After months of continuing protests in Khartoum and across Sudan opposing government corruption, economic mismanagement, and brutal repression, President Omar al-Bashir is no longer in power. The most recent protests this past weekend, which reportedly led to seven deaths in addition to the 60 already documented, are the latest in a string of peaceful demonstrations met by government violence and hundreds of arrests since December 2018.
Amidst a volatile transitional political climate in Sudan, Physicians for Human Rights (PHR) is renewing its call for al-Bashir, accused of war crimes, crimes against humanity, and genocide, to be handed over to the International Criminal Court. PHR has long been active in documenting torture, sexual violence, and brutal attacks on civilians in Sudan and in advocating for the prosecution of Sudanese leaders for perpetrating genocide in Darfur.
Maryam Al-Khawaja, Europe director and interim director of advocacy at PHR, said, “While Physicians for Human Rights is pleased that detainees who were held without charge or trial have reportedly been released, the international community’s attention must now shift to protecting the security and fundamental rights of civilians, and holding accountable those who are responsible for massive human rights violations in Sudan.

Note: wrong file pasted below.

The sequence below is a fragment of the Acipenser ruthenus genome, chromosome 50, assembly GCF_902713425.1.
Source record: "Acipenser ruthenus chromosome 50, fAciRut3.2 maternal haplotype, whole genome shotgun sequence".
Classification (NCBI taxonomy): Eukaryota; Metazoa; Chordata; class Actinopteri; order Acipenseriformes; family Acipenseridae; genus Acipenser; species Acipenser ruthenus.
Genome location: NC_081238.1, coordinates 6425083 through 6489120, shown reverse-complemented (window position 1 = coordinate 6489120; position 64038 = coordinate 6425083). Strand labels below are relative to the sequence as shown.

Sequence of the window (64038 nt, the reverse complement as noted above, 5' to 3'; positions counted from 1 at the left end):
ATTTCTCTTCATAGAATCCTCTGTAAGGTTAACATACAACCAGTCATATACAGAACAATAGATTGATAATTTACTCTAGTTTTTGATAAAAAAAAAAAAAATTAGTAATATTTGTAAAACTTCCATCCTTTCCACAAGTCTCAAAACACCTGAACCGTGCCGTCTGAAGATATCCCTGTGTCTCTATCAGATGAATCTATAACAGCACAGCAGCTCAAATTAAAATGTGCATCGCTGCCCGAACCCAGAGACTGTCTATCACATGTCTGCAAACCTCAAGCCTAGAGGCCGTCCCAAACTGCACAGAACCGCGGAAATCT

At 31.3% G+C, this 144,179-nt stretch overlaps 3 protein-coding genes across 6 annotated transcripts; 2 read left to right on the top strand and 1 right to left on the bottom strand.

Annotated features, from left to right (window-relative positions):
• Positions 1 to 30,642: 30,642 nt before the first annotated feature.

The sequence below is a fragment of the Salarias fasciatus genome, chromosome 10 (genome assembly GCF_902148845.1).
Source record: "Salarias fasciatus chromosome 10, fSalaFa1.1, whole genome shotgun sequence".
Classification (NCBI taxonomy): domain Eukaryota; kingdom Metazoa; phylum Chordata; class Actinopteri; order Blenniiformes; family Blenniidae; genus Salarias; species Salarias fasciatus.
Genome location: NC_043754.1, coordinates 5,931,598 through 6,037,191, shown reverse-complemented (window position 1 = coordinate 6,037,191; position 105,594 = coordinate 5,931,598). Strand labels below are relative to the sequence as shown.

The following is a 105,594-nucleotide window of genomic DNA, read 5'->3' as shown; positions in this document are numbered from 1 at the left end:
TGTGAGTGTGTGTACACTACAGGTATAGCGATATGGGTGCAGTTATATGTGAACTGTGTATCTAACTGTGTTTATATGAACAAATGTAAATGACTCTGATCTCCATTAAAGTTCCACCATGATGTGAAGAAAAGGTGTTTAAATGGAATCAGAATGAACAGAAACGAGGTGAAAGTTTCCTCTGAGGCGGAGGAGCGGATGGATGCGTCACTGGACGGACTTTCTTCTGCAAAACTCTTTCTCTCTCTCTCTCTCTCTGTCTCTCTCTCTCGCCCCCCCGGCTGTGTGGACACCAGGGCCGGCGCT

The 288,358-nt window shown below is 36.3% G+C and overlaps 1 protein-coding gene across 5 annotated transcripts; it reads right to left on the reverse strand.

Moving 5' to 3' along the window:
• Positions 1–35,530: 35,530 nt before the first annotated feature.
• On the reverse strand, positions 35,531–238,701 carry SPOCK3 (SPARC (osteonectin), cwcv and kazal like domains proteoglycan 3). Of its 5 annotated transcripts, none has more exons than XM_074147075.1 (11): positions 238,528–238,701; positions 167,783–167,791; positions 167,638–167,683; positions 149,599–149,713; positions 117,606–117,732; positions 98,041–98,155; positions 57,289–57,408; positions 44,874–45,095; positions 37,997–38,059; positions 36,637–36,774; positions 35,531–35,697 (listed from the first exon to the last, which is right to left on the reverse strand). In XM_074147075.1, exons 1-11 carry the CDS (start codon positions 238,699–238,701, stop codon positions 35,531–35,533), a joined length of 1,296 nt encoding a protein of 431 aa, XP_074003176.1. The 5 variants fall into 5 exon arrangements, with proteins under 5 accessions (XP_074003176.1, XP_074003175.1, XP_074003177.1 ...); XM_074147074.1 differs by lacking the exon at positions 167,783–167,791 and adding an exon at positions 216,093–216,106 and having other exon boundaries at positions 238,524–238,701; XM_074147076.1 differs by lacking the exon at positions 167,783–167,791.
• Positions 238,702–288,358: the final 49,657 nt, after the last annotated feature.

“The people of Sudan, including groups like the Sudan Professionals Association, need to be protected from further abuse of power. As the country’s leadership shifts, civil society must be included in the transition, to ensure that the people’s rights are protected and respected in any future government. International monitoring and support for human rights in the coming months will be essential, including safeguards for Sudan’s brave doctors and members of civil society standing up for their rights and dignity. Representatives of international and regional organizations must also be allowed access to Sudan and protected.”
Last week, PHR released a groundbreaking report, “Intimidation and Persecution: Sudan’s Attacks on Peaceful Protesters and Physicians,” highlighting the Sudanese government’s massive violations of human rights. The government has prevented medical professionals from attending to the wounded; arrested and detained these professionals; attacked medical facilities; and targeted, injured, and killed medical personnel who have sought to carry out their medical duties. Members of Sudanese medical professional associations have been targeted for participating in, and, in some cases, leading the protests.
“The abuse and attacks on peaceful protesters, doctors, and medical facilities represent an egregious violation of human rights at a time when health care is most needed in Sudan,” said Rohini J. Haar, MD, MPH, medical expert and research and investigations advisor at PHR. “Sudan’s new leadership must prioritize holding accountable the officials who have perpetrated these crimes.
“Even in this moment of volatility, it is imperative that medical facilities be protected from harm, doctors be allowed to do their work, and peaceful protesters be able to freely express themselves.”
PHR has long been active in documenting torture, sexual violence, and brutal attacks on civilians in Sudan and in advocating for the prosecution of Sudanese leaders for perpetrating genocide in Darfur.
Physicians for Human Rights (PHR) is a New York-based advocacy organization that uses science and medicine to prevent mass atrocities and severe human rights violations. Learn more here.